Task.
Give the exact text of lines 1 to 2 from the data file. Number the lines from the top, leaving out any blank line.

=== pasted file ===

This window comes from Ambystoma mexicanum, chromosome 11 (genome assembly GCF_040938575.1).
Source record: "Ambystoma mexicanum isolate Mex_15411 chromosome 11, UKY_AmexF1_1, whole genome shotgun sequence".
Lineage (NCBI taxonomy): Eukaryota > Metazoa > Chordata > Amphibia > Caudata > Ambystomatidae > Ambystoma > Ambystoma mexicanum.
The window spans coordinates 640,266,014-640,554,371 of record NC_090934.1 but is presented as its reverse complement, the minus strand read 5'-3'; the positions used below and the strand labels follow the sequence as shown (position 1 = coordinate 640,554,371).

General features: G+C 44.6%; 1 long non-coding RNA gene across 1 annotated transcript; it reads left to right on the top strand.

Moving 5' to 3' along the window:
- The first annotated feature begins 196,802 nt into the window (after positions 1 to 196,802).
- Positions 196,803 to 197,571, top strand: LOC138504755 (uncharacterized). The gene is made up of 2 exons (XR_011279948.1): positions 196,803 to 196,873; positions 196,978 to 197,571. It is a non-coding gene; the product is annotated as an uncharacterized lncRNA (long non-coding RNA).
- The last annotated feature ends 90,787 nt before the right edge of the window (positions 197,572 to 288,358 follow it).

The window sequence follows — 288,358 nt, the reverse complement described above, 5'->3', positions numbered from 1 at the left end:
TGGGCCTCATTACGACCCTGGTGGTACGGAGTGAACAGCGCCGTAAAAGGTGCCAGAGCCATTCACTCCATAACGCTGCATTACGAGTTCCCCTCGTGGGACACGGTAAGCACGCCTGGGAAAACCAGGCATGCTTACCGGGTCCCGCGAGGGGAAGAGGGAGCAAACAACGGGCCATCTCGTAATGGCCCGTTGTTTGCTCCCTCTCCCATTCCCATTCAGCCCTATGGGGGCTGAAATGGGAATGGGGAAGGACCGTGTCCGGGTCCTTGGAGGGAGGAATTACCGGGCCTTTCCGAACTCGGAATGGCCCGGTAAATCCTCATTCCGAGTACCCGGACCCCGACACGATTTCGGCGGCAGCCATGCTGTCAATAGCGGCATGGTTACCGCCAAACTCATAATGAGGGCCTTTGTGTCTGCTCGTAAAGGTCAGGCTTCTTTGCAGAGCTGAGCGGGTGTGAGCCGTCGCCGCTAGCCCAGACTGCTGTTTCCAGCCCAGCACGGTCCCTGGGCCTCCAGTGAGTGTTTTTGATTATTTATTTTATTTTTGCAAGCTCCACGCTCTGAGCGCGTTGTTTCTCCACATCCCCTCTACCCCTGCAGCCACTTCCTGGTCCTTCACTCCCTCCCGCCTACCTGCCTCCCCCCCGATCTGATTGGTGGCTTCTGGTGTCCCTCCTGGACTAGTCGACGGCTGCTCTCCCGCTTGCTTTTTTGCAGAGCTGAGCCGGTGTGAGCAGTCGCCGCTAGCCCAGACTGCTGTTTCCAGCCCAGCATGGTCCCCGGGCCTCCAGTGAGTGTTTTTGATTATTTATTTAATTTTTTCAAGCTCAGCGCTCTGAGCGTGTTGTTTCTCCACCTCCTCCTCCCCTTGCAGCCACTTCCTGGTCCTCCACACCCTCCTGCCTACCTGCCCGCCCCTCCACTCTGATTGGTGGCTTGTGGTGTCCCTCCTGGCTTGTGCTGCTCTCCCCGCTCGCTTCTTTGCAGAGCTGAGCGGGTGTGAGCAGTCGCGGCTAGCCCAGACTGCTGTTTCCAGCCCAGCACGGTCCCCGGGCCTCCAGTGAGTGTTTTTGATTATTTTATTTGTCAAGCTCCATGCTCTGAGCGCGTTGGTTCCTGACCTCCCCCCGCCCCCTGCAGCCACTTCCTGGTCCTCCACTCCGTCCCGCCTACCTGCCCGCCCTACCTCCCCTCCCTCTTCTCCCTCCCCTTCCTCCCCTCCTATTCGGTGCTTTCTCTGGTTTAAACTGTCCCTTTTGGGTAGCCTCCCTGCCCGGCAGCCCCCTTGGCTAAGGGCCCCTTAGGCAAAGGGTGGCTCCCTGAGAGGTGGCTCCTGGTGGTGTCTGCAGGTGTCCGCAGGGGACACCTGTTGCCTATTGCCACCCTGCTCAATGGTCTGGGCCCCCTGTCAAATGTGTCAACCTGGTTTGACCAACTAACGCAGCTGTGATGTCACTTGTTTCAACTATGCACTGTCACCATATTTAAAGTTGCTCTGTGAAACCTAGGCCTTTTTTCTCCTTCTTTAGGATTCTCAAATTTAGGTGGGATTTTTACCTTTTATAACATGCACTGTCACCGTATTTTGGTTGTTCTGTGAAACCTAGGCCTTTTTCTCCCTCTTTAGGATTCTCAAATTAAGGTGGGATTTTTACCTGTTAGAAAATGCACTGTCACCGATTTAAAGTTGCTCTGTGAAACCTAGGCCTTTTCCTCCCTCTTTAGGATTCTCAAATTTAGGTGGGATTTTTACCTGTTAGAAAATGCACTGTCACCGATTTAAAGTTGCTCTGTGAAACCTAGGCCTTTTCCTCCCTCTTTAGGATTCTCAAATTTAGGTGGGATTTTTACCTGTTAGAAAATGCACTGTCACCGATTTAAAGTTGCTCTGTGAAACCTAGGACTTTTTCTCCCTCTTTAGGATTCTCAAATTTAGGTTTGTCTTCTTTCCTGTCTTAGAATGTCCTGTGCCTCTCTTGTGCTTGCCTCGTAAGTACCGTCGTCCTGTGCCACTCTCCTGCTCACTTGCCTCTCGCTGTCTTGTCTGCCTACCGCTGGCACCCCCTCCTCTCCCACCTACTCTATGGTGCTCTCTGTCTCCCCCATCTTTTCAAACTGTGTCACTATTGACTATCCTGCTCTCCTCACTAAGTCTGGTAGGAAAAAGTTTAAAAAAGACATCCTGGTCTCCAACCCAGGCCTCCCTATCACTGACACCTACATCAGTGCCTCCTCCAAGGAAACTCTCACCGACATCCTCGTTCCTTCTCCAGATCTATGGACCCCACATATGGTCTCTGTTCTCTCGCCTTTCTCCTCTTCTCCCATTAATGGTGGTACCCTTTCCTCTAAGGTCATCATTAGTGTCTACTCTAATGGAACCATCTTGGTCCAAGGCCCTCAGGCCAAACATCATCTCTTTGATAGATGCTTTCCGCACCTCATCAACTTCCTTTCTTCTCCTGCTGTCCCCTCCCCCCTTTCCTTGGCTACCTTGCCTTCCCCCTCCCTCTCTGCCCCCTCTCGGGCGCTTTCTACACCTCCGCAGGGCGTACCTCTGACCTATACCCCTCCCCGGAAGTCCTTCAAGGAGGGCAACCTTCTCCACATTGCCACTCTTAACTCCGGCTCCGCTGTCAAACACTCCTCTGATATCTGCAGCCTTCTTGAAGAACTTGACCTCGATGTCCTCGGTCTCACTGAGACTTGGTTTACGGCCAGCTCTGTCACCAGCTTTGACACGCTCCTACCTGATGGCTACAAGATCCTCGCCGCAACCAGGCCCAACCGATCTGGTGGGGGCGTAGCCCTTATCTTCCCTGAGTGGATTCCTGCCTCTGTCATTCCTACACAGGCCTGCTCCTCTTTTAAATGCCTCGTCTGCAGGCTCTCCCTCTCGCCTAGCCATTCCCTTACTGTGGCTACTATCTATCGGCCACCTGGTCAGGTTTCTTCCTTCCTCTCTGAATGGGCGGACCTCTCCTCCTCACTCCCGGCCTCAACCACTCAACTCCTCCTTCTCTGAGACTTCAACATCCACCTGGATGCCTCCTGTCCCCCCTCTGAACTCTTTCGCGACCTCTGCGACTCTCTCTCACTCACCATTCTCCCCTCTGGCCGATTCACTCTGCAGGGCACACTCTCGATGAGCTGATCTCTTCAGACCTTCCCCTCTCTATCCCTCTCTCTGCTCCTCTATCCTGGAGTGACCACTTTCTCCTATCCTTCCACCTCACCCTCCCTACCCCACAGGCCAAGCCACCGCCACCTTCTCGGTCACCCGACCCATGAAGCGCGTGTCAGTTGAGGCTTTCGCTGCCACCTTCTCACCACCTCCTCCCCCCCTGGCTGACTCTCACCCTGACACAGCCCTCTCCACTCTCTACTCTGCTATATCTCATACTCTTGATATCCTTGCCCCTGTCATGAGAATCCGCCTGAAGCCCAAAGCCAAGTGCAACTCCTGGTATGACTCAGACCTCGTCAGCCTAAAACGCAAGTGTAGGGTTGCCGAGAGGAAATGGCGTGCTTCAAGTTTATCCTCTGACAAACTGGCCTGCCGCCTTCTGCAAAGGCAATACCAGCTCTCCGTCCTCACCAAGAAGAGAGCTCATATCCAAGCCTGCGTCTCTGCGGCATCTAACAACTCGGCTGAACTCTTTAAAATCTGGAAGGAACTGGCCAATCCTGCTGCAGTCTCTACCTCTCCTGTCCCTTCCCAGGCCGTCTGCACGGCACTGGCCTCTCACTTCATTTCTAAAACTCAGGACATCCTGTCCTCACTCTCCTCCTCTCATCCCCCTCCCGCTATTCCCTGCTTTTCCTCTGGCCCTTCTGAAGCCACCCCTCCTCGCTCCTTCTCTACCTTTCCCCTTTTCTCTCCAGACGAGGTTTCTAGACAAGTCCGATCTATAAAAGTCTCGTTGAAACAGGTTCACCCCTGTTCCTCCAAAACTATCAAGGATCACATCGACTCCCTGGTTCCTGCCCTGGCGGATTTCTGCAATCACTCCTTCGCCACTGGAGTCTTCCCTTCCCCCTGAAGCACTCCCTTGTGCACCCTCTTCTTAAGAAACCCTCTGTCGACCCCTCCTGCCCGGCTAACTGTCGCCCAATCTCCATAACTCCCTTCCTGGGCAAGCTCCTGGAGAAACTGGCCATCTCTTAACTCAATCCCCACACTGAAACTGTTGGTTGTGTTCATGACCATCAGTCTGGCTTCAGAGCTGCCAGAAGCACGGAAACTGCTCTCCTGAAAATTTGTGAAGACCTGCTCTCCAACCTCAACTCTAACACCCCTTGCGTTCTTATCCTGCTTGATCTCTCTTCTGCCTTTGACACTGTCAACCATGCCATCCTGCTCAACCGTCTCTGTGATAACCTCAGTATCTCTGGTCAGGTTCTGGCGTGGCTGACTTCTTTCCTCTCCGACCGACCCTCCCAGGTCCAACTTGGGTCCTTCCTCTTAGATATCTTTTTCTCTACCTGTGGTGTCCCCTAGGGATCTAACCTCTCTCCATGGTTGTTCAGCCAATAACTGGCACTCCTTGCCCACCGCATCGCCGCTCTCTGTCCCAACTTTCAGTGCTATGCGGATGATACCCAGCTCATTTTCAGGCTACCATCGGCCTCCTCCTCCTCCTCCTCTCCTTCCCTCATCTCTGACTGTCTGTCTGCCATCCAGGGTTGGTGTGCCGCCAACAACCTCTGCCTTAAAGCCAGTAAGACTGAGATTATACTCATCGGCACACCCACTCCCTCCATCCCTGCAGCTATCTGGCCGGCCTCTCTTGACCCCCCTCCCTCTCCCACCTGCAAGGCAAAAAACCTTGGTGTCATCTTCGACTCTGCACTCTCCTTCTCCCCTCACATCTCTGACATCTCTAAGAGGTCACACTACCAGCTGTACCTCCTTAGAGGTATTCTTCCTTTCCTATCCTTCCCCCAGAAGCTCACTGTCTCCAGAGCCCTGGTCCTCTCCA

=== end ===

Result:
This window comes from Ambystoma mexicanum, chromosome 11 (genome assembly GCF_040938575.1).
Source record: "Ambystoma mexicanum isolate Mex_15411 chromosome 11, UKY_AmexF1_1, whole genome shotgun sequence".